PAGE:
What Happens If the U.S. Runs Out of Diesel Fuel?

Diesel fuel inventories in the U.S. are at their lowest level since 2008, right when the country is approaching high-demand season.

Reporting that the Energy Information Administration (EIA) said that the U.S. had 25.4 days left of diesel supply as of October 14, Fox News host Tucker Carlson and many on social media rang the alarm over the country running out of diesel fuel before Thanksgiving. But is that even possible?

"I just don't see it happening," Denton Cinquegrana, chief oil analyst at the agency Oil Price Information Service (OPIS), told Newsweek.

"But hypothetically, how would we run out of diesel? All the refineries would stop running. Pipelines would stop flowing. It's a pretty far-fetched scenario, right? Supplies are tight for sure, but going throughout the downstream supply chain, if you have a contract, you are getting your gallons/allocation based on the contract."

Trucks running on diesel
In this photo, semi-trucks pull into TA Travel Center to gas up in Jessup, Maryland, on May 2, 2022. After the EIA reported that the U.S. had roughly 25 days left of diesel supplies, many raised fears that the country might run out of the distilled gas. JIM WATSON/AFP via Getty Images

The EIA specified to Newsweek that the figure available to them, the 25.4 days of supply distillate fuel left in storage, "is only a measurement of the amount of distillate fuel in storage," which does not consider the amount of distillate fuel being produced at U.S refineries, or the amount of distillate fuel imported into the country.

Tom Kloza, founder of OPIS, told Newsweek that it's unlikely that the country will run out of diesel, but "it's always a possibility."

If the country ran out of diesel, it would be disastrous. "It would freeze global commerce," said Kloza.

"Whatever you have, whether it's a car or it's a widget, everything that moves around the world moves by virtue of diesel molecules. The ships that sail from Europe to here, from China to the West Coast of the U.S., they use something close to diesel fuel to power those ships.

"And once it gets here, it moves either by rail or by truck. And most of those vehicles are powered by diesel. So it would be it would be a hell of a problem. I don't think we have wind-masted scooters or electric trucks at the ready yet. So it would be kind of a vacancy in the energy transition, where we might not be transitioning to anything because commerce would just grind to a halt."

Kloza doesn't like to call the current supply crunch a shortage but says that low diesel inventories signal a crisis. "I think that every fuel has been essentially in crisis this year, at one time or another."

The ban on Russian imports, which has blocked some of the oil and gas reserves the U.S. counted on, is forcing the country to an adjustment, said Kloza, which is still undergoing.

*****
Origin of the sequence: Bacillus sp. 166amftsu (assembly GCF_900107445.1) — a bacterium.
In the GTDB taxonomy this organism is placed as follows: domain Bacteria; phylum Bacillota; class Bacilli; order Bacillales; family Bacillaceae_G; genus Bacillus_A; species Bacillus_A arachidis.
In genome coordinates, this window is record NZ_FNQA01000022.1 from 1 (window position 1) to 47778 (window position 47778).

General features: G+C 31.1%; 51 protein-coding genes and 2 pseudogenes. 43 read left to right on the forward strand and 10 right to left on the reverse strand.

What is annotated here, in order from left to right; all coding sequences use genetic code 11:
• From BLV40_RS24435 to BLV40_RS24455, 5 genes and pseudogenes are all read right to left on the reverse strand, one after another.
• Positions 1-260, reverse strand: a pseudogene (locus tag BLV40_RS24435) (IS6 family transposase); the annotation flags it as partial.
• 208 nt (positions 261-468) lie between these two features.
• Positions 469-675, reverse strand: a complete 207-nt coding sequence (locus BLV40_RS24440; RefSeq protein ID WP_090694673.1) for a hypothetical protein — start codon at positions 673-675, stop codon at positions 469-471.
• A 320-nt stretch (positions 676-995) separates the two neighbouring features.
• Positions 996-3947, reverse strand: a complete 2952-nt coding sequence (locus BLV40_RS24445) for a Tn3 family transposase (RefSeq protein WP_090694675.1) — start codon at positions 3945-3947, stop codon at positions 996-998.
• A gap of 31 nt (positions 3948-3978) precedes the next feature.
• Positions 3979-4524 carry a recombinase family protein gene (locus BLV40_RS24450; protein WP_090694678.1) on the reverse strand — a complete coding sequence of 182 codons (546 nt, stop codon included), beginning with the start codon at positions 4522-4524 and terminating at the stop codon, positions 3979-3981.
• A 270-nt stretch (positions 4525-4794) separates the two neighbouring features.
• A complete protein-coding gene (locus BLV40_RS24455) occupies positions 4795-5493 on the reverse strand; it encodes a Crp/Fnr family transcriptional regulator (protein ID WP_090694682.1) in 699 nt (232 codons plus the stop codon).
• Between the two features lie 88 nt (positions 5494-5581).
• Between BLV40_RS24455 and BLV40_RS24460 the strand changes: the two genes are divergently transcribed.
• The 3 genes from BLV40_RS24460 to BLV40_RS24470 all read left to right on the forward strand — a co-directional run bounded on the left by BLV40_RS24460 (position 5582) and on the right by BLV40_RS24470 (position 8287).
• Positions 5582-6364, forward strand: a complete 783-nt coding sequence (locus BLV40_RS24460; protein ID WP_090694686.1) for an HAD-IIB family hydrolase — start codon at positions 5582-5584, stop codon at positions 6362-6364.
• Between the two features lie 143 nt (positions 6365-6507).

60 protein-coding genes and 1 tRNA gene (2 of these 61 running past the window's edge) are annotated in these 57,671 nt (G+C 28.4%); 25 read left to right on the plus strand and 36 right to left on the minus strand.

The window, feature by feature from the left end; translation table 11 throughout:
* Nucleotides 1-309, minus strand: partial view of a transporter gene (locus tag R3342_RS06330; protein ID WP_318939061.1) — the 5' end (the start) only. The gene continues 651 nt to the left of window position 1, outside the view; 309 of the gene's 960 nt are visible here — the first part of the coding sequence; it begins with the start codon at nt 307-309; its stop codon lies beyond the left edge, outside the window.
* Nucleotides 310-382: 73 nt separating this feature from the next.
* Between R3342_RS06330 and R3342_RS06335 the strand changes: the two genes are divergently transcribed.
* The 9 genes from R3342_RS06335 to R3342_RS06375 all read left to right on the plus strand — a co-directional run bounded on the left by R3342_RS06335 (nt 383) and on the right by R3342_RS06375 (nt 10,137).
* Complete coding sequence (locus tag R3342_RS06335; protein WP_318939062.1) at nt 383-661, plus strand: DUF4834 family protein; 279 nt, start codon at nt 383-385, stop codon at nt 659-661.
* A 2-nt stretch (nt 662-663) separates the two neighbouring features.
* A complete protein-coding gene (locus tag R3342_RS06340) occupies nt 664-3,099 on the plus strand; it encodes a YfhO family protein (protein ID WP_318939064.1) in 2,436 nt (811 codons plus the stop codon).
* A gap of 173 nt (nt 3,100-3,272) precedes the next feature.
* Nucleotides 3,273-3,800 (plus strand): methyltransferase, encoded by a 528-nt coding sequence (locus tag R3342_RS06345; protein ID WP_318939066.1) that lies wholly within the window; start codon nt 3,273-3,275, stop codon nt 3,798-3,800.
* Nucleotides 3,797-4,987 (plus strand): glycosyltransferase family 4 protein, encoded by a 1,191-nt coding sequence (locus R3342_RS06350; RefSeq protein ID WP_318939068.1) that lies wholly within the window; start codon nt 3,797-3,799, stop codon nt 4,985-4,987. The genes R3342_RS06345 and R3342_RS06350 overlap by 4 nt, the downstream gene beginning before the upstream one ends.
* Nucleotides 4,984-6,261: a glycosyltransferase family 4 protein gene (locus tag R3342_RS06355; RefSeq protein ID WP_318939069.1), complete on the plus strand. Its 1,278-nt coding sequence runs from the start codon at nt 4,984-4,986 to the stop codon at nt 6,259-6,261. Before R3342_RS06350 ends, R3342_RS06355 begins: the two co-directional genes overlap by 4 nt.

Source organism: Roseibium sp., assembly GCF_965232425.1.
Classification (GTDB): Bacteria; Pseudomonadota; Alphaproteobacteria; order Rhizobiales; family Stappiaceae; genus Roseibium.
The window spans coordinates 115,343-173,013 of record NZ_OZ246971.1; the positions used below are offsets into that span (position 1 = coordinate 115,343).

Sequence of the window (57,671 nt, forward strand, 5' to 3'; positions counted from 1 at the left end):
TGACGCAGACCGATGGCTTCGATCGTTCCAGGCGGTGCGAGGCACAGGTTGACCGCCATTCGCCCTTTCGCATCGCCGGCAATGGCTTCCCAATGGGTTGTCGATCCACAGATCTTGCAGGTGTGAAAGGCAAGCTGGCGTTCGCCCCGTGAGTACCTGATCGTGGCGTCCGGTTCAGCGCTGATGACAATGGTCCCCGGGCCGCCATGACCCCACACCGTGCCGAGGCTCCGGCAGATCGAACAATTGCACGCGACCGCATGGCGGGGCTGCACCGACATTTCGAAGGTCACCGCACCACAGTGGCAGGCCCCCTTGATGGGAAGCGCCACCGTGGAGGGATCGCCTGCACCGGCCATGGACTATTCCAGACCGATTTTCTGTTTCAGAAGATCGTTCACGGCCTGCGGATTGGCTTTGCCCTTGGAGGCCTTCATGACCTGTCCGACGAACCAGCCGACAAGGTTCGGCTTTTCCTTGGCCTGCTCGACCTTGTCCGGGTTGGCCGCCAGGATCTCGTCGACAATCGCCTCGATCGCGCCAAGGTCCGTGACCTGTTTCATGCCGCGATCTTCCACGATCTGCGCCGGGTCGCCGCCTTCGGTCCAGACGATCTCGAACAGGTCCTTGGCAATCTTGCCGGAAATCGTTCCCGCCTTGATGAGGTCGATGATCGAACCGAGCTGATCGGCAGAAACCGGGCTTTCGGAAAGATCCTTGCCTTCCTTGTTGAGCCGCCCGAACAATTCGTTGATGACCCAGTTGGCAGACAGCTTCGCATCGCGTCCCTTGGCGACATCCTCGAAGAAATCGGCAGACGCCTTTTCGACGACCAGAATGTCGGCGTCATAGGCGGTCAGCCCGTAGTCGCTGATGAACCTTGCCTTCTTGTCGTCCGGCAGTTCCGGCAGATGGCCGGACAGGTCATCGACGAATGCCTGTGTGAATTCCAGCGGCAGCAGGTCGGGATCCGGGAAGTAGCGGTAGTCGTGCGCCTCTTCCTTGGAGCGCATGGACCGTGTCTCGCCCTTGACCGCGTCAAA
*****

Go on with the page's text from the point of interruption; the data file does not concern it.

But while this crisis has been so far manageable in the summer, "now, the biggest risk comes in the crunch time for cold Northern Hemisphere temperatures, I would say from Christmas through Valentine's Day," Kloza said.

"You can have problems not just with diesel, but lots of other products. And you might have problems because some of the diesel gets used for heating oil or it even gets used because natural gas is interrupted to commercial customers."

Kloza thinks that, despite the crisis, there's going to be enough fuel this winter.

"We're going to have logistical issues and it's going to be very high priced. I wouldn't be surprised if we don't see diesel prices remain somewhere between 5 and 6.50 [dollars] a gallon in the U.S. for a period of time, but at least you'll be able to find it," he said.

Kloza said that U.S. refineries currently have a very high incentive to produce diesel, as their "profit margins are 5 to 10 times what they'd become accustomed to in the last 20 or 30 years"—so they wouldn't just drop out of production.

While the current diesel shortage is likely to fuel inflation this winter and could potentially bring the U.S. economy to a slowdown, both Kozla and Cinquegrana think there's no need to panic over the diesel shortage.

"Diesel can be very seasonal. It's become a bigger concern now because we are heading into the colder months," said Cinquegrana. "Additionally, all the supply deficits are concentrated on the East Coast. All other parts of the country are at manageable deficits—Gulf Coast distillate supplies are actually above the five-year average right now. The diesel situation is heavily concentrated in just one part of the country."

"I would be afraid to say that we're not going to have diesel or we're not going to have gasoline, it's a little bit like crying fire in a crowded theater," said Kloza.